The first ever bionic hand that allows patients to feel again will be transplanted into a human this year, according to the researchers who have developed it.
The patient—currently unnamed—is in his 20s and lives in Rome. He'll have the new hand, shown in the picture, connected directly to his nervous system, and it's hoped he'll be able to control the movements of the hand as well as receiving touch signals from the hand's skin sensors. This could be huge—and the researchers behind it certainly think so, too. At the American Association for the Advancement of Science meeting in Boston, Dr Silvestro Micera explained:
"This is real progress, real hope for amputees. It will be the first prosthetic that will provide real-time sensory feedback for grasping. It is clear that the more sensory feeling an amputee has, the more likely you will get full acceptance of that limb. We could be on the cusp of providing new and more effective clinical solutions to amputees in the next year.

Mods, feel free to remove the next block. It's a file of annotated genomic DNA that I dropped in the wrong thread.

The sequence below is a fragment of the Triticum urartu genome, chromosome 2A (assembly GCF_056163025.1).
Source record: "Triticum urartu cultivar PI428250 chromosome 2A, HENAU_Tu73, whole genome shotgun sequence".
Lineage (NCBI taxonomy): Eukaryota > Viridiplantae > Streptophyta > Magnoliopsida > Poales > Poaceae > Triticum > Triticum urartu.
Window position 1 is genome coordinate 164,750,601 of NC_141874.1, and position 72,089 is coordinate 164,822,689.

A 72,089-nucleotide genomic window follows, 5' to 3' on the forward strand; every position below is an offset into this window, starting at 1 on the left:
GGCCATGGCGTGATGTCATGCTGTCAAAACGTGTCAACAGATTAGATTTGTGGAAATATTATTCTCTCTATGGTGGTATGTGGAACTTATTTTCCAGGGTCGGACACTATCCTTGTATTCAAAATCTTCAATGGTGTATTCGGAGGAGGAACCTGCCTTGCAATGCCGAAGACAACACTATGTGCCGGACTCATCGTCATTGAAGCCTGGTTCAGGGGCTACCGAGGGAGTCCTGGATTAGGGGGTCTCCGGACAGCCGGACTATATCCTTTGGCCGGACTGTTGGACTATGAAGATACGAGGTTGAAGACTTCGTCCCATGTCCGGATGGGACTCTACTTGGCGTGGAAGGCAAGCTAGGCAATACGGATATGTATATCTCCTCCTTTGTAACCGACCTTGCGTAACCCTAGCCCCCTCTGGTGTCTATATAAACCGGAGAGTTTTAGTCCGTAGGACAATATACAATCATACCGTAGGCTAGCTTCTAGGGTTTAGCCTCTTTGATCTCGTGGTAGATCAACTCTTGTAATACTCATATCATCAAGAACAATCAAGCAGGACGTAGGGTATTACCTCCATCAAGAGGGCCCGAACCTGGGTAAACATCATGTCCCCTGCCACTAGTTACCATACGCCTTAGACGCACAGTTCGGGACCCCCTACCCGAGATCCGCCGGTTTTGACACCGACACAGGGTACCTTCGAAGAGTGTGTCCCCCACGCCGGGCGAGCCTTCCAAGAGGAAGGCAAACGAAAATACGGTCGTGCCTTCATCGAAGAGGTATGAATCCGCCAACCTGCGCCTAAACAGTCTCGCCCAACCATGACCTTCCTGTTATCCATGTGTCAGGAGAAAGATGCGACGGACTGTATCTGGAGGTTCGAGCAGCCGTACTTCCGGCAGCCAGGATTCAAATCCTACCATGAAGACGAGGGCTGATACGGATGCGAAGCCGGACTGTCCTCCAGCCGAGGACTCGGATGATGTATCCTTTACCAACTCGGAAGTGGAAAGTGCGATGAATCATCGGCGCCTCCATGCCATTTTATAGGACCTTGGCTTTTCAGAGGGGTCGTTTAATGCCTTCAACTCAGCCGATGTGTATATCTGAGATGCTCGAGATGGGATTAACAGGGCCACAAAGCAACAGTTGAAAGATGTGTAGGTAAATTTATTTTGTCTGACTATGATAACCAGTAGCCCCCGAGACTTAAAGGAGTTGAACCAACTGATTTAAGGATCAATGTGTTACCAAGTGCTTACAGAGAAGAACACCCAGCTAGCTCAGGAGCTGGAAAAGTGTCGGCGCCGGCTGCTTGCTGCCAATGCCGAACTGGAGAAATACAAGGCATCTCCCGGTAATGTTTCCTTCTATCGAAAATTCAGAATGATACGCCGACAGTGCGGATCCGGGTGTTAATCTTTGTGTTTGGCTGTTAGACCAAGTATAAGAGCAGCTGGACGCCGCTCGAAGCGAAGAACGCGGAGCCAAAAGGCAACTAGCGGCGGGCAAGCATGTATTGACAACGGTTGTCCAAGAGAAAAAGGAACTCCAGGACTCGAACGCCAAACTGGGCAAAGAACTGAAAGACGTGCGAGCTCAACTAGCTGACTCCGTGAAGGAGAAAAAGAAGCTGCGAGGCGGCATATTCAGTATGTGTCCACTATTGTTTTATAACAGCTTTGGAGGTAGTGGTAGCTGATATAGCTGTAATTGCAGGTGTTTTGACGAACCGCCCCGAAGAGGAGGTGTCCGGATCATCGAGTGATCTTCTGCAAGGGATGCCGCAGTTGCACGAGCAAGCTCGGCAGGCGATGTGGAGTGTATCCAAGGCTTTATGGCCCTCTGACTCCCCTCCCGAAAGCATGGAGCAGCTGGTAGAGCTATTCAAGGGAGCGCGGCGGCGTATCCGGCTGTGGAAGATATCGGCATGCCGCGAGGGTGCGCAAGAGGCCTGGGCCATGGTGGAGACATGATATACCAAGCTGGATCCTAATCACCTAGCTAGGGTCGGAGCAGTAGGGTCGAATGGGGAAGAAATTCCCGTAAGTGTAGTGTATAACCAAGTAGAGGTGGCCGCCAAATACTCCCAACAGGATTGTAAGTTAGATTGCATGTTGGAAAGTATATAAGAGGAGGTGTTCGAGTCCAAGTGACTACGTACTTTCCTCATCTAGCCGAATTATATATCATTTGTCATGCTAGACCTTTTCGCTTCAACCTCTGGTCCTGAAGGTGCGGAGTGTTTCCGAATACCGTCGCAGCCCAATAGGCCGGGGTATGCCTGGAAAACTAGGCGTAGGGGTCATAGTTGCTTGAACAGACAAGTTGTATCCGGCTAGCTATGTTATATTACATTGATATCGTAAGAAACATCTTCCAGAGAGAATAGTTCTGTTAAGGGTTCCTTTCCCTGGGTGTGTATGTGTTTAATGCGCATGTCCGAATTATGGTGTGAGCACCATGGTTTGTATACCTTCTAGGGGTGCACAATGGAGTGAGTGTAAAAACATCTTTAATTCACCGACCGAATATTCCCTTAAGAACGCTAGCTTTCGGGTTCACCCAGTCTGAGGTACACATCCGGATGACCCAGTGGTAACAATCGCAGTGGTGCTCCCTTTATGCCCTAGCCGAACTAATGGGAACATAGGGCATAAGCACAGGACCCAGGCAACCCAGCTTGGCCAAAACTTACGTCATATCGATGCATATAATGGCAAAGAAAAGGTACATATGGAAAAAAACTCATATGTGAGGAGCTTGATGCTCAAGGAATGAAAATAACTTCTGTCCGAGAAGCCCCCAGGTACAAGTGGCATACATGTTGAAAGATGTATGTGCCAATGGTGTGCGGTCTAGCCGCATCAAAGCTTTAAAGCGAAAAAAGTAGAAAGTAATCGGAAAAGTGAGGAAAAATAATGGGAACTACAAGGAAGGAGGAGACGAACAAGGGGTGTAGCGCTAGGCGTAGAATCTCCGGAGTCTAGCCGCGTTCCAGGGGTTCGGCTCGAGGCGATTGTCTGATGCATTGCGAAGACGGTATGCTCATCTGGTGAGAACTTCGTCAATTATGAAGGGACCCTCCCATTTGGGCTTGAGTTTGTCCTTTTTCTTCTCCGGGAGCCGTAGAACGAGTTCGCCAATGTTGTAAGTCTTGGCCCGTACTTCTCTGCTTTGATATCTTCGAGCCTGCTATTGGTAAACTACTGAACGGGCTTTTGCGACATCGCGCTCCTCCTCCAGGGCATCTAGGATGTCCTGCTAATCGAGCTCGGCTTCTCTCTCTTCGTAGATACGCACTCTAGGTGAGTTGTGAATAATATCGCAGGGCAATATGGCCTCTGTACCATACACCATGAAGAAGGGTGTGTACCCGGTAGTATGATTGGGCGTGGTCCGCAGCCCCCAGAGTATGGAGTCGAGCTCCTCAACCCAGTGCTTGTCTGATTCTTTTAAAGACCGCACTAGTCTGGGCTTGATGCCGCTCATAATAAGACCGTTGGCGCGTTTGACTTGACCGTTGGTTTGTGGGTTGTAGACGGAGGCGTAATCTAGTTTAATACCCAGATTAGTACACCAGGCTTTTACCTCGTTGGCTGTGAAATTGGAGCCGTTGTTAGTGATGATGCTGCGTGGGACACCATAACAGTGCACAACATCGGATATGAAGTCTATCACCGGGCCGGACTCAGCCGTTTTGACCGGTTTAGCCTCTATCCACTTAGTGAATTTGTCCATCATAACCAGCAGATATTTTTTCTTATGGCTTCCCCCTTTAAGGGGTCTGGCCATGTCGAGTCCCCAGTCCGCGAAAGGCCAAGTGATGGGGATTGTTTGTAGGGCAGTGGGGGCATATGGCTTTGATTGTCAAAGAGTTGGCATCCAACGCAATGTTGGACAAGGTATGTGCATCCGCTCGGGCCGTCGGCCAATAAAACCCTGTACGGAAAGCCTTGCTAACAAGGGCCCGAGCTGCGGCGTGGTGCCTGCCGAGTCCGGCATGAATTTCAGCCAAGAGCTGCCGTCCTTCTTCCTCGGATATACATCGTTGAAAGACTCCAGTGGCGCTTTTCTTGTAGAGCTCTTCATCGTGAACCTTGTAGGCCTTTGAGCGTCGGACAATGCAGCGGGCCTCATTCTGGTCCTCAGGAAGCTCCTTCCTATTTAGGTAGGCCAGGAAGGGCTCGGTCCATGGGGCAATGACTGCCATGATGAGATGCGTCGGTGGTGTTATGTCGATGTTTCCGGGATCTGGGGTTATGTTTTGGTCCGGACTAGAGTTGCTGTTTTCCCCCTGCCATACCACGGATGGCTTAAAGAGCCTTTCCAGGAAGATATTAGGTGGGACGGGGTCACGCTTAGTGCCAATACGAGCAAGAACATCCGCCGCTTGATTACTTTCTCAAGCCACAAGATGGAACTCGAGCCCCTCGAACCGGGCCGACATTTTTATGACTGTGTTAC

"The idea would be that it could deliver two or more sensations. You could have a pinch and receive information from three fingers, or feel movement in the hand and wrist. We have refined the interface [connecting the hand to the patient], so we hope to see much more detailed movement and control of the hand."
Initially, the patient will wear the bionic hand for a month to see how he adapts to its presence. It's unclear if the body can cope with such a device being permanently attached—but these tests should shed light on that problem. If all goes to plan, similar, fully working models could be available clinically within two years, according to Micera. [Independent via WIRED UK]